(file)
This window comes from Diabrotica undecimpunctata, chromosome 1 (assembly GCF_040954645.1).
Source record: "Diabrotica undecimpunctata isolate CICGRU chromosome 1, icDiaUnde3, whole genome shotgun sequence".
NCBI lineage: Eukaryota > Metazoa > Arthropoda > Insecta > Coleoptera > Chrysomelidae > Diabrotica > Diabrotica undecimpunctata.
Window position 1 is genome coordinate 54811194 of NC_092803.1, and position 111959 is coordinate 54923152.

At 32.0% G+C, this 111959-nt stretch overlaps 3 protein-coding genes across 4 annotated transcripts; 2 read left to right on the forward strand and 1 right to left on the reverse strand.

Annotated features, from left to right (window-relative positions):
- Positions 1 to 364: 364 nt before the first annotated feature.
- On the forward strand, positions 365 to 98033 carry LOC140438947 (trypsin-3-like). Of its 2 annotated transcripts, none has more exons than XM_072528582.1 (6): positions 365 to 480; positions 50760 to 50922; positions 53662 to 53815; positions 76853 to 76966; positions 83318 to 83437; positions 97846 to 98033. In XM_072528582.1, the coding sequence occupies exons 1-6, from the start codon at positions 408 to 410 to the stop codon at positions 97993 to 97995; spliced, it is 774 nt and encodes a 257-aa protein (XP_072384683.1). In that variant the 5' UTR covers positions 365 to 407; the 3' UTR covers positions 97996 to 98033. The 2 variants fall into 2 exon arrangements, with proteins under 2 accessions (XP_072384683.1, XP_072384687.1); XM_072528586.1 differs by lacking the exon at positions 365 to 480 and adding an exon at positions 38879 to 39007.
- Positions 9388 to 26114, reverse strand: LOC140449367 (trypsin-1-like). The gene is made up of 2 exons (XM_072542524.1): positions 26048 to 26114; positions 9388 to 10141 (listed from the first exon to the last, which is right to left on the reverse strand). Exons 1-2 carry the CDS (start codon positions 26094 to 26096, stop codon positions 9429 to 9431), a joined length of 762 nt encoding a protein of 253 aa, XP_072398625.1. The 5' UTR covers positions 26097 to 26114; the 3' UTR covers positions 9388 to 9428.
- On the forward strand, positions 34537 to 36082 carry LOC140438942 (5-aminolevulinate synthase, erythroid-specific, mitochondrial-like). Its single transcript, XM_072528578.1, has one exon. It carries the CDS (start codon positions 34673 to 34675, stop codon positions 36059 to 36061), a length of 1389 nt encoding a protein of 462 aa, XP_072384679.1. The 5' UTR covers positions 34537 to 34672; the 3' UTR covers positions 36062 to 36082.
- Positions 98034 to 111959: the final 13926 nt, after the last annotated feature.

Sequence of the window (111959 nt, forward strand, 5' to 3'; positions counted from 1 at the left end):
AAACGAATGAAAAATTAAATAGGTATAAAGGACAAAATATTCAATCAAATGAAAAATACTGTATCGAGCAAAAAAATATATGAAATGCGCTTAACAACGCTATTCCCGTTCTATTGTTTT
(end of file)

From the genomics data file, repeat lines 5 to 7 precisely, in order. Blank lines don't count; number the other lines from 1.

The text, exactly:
At 32.0% G+C, this 111959-nt stretch overlaps 3 protein-coding genes across 4 annotated transcripts; 2 read left to right on the forward strand and 1 right to left on the reverse strand.

Annotated features, from left to right (window-relative positions):
- Positions 1 to 364: 364 nt before the first annotated feature.